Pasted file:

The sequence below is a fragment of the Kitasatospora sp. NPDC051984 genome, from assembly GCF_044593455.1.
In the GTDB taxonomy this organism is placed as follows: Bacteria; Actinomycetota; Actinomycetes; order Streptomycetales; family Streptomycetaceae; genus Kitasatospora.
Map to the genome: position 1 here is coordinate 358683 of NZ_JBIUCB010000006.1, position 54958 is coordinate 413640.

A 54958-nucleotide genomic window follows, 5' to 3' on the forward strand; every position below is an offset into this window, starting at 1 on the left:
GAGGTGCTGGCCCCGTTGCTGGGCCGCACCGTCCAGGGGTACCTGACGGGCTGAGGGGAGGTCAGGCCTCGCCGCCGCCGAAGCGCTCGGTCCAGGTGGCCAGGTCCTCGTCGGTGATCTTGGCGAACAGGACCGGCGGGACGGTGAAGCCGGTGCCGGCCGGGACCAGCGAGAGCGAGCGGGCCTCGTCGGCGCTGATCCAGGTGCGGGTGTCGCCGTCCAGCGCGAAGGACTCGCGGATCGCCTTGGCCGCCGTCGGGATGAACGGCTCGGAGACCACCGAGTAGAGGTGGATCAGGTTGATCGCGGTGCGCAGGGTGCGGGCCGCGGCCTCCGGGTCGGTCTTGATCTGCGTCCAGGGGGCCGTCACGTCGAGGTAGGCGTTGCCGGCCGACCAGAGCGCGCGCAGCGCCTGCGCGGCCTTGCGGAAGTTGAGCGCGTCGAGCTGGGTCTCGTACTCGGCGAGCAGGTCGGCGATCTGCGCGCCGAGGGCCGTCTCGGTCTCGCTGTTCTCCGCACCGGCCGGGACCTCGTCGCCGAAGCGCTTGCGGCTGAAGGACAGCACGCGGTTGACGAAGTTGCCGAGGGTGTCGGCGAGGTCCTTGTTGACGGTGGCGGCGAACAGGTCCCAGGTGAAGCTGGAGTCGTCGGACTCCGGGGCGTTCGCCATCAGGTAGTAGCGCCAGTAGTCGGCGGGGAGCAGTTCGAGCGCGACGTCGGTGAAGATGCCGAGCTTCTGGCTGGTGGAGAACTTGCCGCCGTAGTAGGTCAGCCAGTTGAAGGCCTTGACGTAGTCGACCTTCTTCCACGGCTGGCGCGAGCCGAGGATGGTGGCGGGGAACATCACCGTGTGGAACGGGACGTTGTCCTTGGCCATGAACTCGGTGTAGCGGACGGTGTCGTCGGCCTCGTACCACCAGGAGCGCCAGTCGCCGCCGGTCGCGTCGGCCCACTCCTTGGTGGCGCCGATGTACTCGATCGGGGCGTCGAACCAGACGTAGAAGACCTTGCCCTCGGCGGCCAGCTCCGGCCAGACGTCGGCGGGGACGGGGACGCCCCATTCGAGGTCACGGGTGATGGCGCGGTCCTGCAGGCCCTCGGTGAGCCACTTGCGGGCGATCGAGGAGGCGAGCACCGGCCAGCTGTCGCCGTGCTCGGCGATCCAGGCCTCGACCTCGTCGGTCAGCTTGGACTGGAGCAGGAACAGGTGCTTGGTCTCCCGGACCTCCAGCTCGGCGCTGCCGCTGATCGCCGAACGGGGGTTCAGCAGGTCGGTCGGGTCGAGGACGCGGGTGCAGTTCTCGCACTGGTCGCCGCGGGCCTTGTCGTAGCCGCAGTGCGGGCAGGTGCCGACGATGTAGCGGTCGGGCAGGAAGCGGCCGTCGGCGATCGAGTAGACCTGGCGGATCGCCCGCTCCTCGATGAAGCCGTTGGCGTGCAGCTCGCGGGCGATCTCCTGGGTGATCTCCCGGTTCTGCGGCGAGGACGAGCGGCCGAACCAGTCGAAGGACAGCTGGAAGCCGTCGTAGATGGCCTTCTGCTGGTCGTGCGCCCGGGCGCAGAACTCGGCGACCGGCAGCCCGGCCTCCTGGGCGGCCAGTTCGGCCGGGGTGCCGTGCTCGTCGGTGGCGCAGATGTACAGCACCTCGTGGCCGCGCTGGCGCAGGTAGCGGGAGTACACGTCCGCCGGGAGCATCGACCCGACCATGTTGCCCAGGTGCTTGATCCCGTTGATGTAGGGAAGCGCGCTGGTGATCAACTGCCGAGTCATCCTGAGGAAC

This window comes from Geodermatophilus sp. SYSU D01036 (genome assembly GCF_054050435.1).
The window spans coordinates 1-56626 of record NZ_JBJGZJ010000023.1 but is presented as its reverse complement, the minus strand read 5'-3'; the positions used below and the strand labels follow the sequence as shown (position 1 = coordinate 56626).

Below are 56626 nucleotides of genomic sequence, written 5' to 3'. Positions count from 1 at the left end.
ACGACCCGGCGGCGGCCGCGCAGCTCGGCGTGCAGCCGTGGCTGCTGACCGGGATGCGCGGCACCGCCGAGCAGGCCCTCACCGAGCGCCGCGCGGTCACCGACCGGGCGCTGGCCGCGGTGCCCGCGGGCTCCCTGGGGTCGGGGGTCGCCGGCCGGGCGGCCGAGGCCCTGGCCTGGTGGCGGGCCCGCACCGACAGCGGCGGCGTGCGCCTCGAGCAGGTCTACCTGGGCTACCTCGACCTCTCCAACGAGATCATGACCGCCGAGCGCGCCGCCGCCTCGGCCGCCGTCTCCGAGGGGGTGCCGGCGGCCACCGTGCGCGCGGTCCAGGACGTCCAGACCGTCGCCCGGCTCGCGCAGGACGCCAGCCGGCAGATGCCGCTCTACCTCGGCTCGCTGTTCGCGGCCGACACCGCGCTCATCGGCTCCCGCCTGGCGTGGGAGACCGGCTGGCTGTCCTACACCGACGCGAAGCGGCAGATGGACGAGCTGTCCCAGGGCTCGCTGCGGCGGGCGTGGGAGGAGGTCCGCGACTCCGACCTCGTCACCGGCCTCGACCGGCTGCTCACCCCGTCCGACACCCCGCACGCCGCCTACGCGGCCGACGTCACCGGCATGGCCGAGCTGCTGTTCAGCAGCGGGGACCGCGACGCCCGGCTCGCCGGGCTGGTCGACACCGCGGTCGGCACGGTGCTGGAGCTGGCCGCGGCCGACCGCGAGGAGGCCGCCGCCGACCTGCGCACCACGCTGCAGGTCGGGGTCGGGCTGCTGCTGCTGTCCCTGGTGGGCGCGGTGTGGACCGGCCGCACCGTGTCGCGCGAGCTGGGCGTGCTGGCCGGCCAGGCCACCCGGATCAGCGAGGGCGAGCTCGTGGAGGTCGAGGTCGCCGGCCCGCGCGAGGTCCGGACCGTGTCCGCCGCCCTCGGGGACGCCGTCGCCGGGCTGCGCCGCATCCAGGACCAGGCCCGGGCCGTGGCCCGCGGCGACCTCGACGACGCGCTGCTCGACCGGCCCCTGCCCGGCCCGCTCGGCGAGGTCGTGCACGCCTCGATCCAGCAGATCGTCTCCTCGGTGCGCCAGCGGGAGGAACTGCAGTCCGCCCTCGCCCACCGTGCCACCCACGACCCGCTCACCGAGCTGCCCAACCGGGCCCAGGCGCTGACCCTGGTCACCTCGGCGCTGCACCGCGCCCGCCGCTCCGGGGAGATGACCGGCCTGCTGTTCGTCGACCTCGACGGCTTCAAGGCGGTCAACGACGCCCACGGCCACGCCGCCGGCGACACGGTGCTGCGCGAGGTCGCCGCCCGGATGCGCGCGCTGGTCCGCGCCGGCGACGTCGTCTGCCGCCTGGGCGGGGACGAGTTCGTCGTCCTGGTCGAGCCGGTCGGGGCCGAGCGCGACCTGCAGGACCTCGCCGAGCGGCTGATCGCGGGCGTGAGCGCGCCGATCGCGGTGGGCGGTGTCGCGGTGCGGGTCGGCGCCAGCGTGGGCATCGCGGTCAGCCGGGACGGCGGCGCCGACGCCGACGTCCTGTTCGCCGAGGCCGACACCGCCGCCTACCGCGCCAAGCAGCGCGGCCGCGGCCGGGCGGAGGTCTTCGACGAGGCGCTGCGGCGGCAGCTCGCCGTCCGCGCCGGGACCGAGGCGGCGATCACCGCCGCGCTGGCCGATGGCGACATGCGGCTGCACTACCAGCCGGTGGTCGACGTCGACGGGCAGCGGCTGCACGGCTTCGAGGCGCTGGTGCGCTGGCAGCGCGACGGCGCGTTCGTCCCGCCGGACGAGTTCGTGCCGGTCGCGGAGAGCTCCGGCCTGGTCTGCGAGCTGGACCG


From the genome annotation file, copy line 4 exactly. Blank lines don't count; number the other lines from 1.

A 54958-nucleotide genomic window follows, 5' to 3' on the forward strand; every position below is an offset into this window, starting at 1 on the left: